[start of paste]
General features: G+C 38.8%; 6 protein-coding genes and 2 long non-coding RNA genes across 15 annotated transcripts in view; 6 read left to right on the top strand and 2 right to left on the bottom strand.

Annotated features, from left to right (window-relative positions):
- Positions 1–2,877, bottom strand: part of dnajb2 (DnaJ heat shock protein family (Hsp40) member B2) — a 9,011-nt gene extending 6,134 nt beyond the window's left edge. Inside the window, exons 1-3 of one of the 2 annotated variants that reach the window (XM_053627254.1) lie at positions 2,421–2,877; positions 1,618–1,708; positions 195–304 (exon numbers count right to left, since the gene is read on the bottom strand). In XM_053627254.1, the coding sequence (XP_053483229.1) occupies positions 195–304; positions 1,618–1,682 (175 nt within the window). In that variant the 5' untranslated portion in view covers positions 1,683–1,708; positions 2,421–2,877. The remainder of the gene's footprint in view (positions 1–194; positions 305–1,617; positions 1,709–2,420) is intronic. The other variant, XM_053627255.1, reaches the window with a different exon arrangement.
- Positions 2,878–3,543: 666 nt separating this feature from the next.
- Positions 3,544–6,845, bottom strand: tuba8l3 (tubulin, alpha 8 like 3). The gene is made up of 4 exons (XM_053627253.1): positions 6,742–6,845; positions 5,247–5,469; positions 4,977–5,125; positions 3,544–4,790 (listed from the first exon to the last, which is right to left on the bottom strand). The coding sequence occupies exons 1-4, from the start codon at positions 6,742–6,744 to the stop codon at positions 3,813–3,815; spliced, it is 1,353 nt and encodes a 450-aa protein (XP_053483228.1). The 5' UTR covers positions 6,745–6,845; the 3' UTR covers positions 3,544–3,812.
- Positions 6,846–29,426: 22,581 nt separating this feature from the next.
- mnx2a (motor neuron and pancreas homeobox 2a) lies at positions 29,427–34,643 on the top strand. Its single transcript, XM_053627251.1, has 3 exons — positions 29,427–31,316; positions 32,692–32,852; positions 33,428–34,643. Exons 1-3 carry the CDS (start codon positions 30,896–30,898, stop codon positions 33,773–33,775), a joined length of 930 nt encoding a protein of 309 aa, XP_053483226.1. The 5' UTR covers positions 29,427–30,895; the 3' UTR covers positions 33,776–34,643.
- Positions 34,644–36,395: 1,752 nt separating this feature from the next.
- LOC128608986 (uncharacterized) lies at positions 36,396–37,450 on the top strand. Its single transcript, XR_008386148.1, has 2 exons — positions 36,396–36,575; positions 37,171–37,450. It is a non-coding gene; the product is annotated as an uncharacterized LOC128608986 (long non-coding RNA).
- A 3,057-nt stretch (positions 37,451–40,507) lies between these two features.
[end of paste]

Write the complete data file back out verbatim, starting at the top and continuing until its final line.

General features: G+C 38.8%; 6 protein-coding genes and 2 long non-coding RNA genes across 15 annotated transcripts in view; 6 read left to right on the top strand and 2 right to left on the bottom strand.

Annotated features, from left to right (window-relative positions):
- Positions 1–2,877, bottom strand: part of dnajb2 (DnaJ heat shock protein family (Hsp40) member B2) — a 9,011-nt gene extending 6,134 nt beyond the window's left edge. Inside the window, exons 1-3 of one of the 2 annotated variants that reach the window (XM_053627254.1) lie at positions 2,421–2,877; positions 1,618–1,708; positions 195–304 (exon numbers count right to left, since the gene is read on the bottom strand). In XM_053627254.1, the coding sequence (XP_053483229.1) occupies positions 195–304; positions 1,618–1,682 (175 nt within the window). In that variant the 5' untranslated portion in view covers positions 1,683–1,708; positions 2,421–2,877. The remainder of the gene's footprint in view (positions 1–194; positions 305–1,617; positions 1,709–2,420) is intronic. The other variant, XM_053627255.1, reaches the window with a different exon arrangement.
- Positions 2,878–3,543: 666 nt separating this feature from the next.
- Positions 3,544–6,845, bottom strand: tuba8l3 (tubulin, alpha 8 like 3). The gene is made up of 4 exons (XM_053627253.1): positions 6,742–6,845; positions 5,247–5,469; positions 4,977–5,125; positions 3,544–4,790 (listed from the first exon to the last, which is right to left on the bottom strand). The coding sequence occupies exons 1-4, from the start codon at positions 6,742–6,744 to the stop codon at positions 3,813–3,815; spliced, it is 1,353 nt and encodes a 450-aa protein (XP_053483228.1). The 5' UTR covers positions 6,745–6,845; the 3' UTR covers positions 3,544–3,812.
- Positions 6,846–29,426: 22,581 nt separating this feature from the next.
- mnx2a (motor neuron and pancreas homeobox 2a) lies at positions 29,427–34,643 on the top strand. Its single transcript, XM_053627251.1, has 3 exons — positions 29,427–31,316; positions 32,692–32,852; positions 33,428–34,643. Exons 1-3 carry the CDS (start codon positions 30,896–30,898, stop codon positions 33,773–33,775), a joined length of 930 nt encoding a protein of 309 aa, XP_053483226.1. The 5' UTR covers positions 29,427–30,895; the 3' UTR covers positions 33,776–34,643.
- Positions 34,644–36,395: 1,752 nt separating this feature from the next.
- LOC128608986 (uncharacterized) lies at positions 36,396–37,450 on the top strand. Its single transcript, XR_008386148.1, has 2 exons — positions 36,396–36,575; positions 37,171–37,450. It is a non-coding gene; the product is annotated as an uncharacterized LOC128608986 (long non-coding RNA).
- A 3,057-nt stretch (positions 37,451–40,507) lies between these two features.